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April Bass Fishing in Western PA

After a long cold winter we are all anxious to get back out on the water. Here in Western PA it can take a while for the water to warm up though. After the ice is off it usually takes 6 weeks or so until the water comes up to a temperature that is more suitable for bass catching. It’s now the last week of April and the action is heating up on our local lakes. We are fast approaching the best time of the year to be on the water. With water temps approaching 60 degrees or more the bass are preparing to spawn. Pre-spawn bass will group up on staging areas close to where they plan to spawn. These staging areas may be deeper or shallow area but are near deeper water where they can pull back to when the water de-stabilizes. Staging area to focus on include creek channels, roadbeds, and drop off’s. Finding these areas and then determining the cover they are holding on is key (stumps, logs, brush, weeds, etc). I’ve caught a few decent bass so far this year while practicing for local tournaments… but no real giants yet. This fact should change in the coming weeks with the predictability level of big bass movements for the spawn. My suggestion for May is “get out and fish”! No matter what body of water you are on or what species you fish for, May has something for everyone and is the best time of year to hook into a true trophy freshwater gamefish.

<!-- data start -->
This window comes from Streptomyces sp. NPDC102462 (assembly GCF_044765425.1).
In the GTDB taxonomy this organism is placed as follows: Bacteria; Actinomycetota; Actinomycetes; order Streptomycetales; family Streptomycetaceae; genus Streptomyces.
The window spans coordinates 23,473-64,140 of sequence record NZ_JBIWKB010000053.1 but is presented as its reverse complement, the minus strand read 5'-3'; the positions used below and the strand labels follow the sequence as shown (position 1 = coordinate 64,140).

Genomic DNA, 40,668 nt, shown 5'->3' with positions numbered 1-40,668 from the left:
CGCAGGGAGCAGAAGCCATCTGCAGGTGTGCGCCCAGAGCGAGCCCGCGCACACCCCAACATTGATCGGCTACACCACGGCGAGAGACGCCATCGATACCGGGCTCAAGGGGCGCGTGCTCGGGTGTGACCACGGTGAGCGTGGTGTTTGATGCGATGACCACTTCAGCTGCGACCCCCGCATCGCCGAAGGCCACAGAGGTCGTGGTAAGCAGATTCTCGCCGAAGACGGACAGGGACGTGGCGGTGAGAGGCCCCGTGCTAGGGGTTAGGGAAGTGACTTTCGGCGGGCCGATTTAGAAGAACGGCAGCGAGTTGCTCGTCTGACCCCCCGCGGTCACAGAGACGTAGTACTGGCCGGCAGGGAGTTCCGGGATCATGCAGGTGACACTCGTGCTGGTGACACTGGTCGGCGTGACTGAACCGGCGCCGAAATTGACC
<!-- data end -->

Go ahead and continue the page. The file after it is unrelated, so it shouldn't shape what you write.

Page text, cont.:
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Fall Smallmouth Bass Fishing